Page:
Social Sciences Test 30/01/13

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What are the 4 basic functions of an economy?

The economy must determine:

1. The kinds of goods to be produced

2. The amount of each good to be produced

3. The resources that are to be allocated to a good's output

4. The ultimate devision of the goods among those who are to enjoy them

The economy must perform these functions in such a way as to confer the maximum benefits on the community. It must also provide a favourable environment for economic growth. 

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Why do goods in the form of capital not directly s

Because they aren't the final product, they just enable us to produce a uch greater quantity and variety of consumer goods than would otherwise be possible. These goods are usually of a more desirable kind, or quantity.

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How are unplanned/market economies run?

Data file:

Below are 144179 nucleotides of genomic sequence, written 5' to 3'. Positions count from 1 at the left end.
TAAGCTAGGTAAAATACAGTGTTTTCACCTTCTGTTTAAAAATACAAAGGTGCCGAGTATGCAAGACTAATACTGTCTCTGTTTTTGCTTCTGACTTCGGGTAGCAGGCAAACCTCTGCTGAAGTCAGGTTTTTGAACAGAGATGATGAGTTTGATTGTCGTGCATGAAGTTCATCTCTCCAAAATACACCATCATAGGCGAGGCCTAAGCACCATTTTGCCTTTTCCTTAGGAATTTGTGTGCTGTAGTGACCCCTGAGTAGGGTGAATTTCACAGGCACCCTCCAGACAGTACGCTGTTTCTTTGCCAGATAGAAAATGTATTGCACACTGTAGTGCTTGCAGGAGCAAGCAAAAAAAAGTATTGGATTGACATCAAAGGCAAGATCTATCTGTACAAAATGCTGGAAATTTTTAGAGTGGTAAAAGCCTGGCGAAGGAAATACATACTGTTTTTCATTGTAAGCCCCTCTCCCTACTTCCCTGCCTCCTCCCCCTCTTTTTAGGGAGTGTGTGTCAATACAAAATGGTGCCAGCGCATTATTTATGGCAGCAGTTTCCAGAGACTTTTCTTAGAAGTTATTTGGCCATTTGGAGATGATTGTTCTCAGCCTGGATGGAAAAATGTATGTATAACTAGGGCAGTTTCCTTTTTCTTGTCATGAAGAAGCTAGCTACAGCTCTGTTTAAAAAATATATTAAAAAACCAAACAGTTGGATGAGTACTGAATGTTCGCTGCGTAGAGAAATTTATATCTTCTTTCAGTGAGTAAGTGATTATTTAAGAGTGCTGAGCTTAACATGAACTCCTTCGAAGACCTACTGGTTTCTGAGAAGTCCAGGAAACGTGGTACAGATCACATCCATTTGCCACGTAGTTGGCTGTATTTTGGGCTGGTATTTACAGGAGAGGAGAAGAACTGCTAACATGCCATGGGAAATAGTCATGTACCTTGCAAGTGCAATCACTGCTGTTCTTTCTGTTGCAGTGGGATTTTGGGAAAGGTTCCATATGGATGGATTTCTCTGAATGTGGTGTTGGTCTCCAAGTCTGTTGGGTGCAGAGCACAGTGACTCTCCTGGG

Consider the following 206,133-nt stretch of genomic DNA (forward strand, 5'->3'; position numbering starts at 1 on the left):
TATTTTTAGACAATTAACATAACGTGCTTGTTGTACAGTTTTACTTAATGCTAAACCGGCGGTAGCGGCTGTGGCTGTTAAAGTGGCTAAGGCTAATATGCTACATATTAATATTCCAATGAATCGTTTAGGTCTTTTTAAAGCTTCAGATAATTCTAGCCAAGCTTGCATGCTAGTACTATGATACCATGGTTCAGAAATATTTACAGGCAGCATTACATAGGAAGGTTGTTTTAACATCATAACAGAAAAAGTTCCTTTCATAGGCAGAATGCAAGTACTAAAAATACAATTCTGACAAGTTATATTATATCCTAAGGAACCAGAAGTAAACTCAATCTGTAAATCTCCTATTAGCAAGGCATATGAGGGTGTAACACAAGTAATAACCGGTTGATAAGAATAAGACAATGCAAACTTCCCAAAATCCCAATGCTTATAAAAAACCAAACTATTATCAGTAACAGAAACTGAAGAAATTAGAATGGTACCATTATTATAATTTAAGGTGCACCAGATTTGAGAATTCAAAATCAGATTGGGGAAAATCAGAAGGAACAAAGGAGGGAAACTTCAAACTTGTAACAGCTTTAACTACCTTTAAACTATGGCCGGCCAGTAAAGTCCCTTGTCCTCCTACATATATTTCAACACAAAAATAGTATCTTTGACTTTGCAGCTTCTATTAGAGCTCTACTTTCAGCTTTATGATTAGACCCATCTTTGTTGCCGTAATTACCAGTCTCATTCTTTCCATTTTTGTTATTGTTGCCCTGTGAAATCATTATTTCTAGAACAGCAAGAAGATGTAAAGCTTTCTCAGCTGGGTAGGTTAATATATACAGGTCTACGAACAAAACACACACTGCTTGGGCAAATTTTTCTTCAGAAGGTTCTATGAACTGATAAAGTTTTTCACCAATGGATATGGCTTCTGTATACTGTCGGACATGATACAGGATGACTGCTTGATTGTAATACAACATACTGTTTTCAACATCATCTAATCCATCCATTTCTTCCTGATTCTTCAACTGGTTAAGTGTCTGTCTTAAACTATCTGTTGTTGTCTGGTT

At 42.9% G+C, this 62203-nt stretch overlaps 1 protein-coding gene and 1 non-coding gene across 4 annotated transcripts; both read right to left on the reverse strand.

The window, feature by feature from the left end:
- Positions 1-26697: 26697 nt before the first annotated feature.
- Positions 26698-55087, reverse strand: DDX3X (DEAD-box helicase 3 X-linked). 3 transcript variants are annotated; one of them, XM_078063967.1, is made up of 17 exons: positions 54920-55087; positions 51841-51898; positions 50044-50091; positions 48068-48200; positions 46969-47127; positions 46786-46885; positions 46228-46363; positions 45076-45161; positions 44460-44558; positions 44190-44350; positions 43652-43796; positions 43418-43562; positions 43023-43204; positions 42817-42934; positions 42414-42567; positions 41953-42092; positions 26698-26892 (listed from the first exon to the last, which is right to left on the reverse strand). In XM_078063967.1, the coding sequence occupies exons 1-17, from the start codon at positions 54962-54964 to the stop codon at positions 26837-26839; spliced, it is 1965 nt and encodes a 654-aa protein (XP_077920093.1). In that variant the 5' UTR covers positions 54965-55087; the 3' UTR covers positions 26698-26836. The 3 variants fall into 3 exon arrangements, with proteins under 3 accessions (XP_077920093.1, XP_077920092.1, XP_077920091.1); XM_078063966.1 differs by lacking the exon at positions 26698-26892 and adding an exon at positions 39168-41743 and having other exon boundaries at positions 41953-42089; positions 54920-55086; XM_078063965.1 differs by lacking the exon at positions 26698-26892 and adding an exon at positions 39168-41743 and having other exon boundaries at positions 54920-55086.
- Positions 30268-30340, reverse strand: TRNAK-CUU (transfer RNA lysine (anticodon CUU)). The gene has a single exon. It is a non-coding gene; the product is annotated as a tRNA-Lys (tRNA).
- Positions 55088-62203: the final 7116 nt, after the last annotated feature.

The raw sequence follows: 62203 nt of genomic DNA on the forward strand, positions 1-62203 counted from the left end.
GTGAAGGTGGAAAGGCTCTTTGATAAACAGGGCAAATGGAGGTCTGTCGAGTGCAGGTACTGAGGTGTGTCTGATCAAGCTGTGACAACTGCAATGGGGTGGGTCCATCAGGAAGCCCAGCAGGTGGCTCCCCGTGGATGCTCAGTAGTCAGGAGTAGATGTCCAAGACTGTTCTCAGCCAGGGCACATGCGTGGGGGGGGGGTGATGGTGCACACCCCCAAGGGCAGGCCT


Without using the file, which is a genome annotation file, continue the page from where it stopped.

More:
They rely upon private capital markets to raise money for building production facilities such as factories, and because any profits or losses from production accrue to the owners of those facilities. This is also why they are called private enterprise or capitalist economies.

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Compare the freedom of the individual in planned a


Individuals hace significant freedom to own and operate productive enterprises, to produce economic goods, and to develop specialized institutions such as banks and insurance companies to fulfill their needs. Eg. US citizens.